How to fight this borrow checker?

I am trying to create math expression evaluator, I am facing this barrow checker problem

Code

struct Parser {
    pub source: String,
    lexer: Lexer,
    n: usize,
    tokens: Vec<Token>,
}

impl Parser {
    fn addition(&mut self) -> ExprType {
        let left = self.multiply();
        if self.match_token(&[TokenType::PLUS, TokenType::MINUS]) {
            let operator = self.previous();
            let right = self.multiply();
            return ExprType::Binary(Binary {
                left: Box::new(left),
                right: Box::new(right),
                operator,
            });
        }
        return left
    }
    fn multiply(&mut self) -> ExprType  {
        let left = self.term();
        if self.match_token(&[TokenType::STAR, TokenType::PLUS]) {
            let operator = self.previous();
            let right = self.term();
            return ExprType::Binary(Binary{
                left: Box::new(left),
                right: Box::new(right),
                operator,
            });
        }
        return left;
    }

    fn term(&mut self) -> ExprType {
        if self.match_token(&[TokenType::NUMBER]) {
            let t = self.previous();
            match &t.literal {
                Some(val) => {
                    return ExprType::Literal(Literal { value: val });
                }
                None => panic!("literal value is None but Token is number"),
            }
        }
        panic!("Unexpected token {:?}", self.peek());
    }

    fn match_token(&mut self, types: &[TokenType]) -> bool {
        for t in types.iter() {
            if self.check(t) {
                self.increment();
                return true;
            }
        }
        return false;
    }
    fn check(&mut self, t: &TokenType) -> bool {
        if self.at_end() {
            return false;
        }
        match self.peek() {
            Some(t1) => match &t1.tt {
                t => true,
                _ => false,
            },
            _ => false,
        }
    }

    fn at_end(&mut self) -> bool {
        if let None = self.next_token() {
            return true;
        }
        return false;
    }
    fn next_token(&mut self) -> Option<&Token> {
        if self.n > self.tokens.len() {
            return Some(&self.tokens[self.n]);
        }
        return self.get_token();
    }

    fn get_token(&mut self) -> Option<&Token> {
        let token = self.lexer.next();
        match token.tt {
            TokenType::EOL => {
                return None;
            }
            _ => self.tokens.push(token),
        };
        return self.tokens.last();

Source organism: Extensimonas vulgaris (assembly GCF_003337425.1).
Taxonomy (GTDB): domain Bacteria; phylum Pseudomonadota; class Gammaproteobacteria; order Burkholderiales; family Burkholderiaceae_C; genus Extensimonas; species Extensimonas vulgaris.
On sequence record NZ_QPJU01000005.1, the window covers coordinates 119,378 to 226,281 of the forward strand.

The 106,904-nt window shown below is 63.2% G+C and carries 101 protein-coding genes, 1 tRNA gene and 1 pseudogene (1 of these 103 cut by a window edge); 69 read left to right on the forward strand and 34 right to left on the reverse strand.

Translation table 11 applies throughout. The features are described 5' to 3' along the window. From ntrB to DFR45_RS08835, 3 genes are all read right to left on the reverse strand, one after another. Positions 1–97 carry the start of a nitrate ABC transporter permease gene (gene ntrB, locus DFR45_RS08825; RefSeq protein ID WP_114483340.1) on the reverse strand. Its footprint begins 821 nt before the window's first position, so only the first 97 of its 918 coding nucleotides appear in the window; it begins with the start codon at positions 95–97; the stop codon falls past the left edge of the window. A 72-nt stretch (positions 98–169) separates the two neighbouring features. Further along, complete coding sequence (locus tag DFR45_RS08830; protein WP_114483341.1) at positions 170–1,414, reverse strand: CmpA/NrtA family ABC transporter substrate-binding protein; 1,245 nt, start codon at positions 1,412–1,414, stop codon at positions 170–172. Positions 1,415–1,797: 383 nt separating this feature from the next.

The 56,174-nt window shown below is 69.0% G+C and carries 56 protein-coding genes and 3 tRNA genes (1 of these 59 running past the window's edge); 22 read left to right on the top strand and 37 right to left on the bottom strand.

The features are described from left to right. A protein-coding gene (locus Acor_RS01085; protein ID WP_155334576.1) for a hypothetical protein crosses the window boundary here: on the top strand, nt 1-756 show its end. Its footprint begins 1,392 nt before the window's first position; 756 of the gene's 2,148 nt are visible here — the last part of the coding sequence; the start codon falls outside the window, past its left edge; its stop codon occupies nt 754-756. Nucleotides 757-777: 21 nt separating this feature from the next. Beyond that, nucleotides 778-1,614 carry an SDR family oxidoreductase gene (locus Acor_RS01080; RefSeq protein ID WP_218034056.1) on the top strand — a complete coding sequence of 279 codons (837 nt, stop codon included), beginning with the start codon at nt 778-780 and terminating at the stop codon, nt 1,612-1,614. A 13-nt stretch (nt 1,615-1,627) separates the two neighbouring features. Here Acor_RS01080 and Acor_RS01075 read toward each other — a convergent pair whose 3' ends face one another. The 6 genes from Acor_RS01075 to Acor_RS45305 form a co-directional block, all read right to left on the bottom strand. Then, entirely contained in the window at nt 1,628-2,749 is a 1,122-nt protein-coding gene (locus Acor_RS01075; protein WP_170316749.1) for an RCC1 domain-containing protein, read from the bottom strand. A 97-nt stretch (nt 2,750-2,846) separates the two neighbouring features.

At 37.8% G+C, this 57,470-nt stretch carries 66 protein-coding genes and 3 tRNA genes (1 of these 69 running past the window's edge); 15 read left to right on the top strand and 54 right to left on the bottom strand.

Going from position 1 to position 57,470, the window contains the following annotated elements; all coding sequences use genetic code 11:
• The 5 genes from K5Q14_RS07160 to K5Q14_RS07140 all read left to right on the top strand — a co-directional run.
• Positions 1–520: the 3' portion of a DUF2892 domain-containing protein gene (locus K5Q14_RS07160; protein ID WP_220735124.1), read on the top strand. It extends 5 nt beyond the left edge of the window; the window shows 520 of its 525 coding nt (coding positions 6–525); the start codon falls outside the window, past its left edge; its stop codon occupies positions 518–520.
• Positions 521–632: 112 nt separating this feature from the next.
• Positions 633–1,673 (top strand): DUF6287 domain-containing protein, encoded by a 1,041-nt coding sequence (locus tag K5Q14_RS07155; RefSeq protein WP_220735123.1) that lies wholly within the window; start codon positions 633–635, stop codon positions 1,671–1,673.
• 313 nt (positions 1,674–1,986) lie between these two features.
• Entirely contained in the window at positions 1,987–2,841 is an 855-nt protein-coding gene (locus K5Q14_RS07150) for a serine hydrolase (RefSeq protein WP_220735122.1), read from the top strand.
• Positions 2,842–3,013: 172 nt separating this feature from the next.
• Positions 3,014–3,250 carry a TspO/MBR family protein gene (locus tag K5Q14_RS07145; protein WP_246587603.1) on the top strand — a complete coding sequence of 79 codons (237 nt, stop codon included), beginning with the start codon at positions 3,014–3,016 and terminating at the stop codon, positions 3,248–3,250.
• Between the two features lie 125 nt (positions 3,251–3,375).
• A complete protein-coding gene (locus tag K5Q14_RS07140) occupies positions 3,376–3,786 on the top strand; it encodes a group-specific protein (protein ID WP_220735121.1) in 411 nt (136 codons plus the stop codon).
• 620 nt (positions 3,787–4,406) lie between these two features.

}

    fn previous(&self) -> &Token {
        return &self.tokens[self.n - 1];
    }

    fn peek(&mut self) -> Option<&Token> {
        return self.next_token();
    }

    fn increment(&mut self) {
        self.n += 1;
    }
}

Error

error[E0499]: cannot borrow `*self` as mutable more than once at a time
  --> src/parser/parser.rs:15:12
   |
13 |     fn addition(&mut self) -> ExprType {
   |                 - let's call the lifetime of this reference `'1`
14 |         let left = self.multiply();
   |                    ---- first mutable borrow occurs here
15 |         if self.match_token(&[TokenType::PLUS, TokenType::MINUS]) {
   |            ^^^^ second mutable borrow occurs here
...
24 |         return left
   |                ---- returning this value requires that `*self` is borrowed for `'1`

error[E0502]: cannot borrow `*self` as immutable because it is also borrowed as mutable
  --> src/parser/parser.rs:16:28
   |
13 |     fn addition(&mut self) -> ExprType {
   |                 - let's call the lifetime of this reference `'1`
14 |         let left = self.multiply();
   |                    ---- mutable borrow occurs here
15 |         if self.match_token(&[TokenType::PLUS, TokenType::MINUS]) {
16 |             let operator = self.previous();
   |                            ^^^^ immutable borrow occurs here
...
24 |         return left
   |                ---- returning this value requires that `*self` is borrowed for `'1`

error[E0499]: cannot borrow `*self` as mutable more than once at a time
  --> src/parser/parser.rs:17:25
   |
13 |     fn addition(&mut self) -> ExprType {
   |                 - let's call the lifetime of this reference `'1`
14 |         let left = self.multiply();
   |                    ---- first mutable borrow occurs here
...
17 |             let right = self.multiply();
   |                         ^^^^ second mutable borrow occurs here
...
24 |         return left
   |                ---- returning this value requires that `*self` is borrowed for `'1`

error[E0499]: cannot borrow `*self` as mutable more than once at a time
  --> src/parser/parser.rs:28:12
   |
26 |     fn multiply(&mut self) -> ExprType  {
   |                 - let's call the lifetime of this reference `'1`
27 |         let left = self.term();
   |                    ---- first mutable borrow occurs here
28 |         if self.match_token(&[TokenType::STAR, TokenType::PLUS]) {
   |            ^^^^ second mutable borrow occurs here
...
37 |         return left;
   |                ---- returning this value requires that `*self` is borrowed for `'1`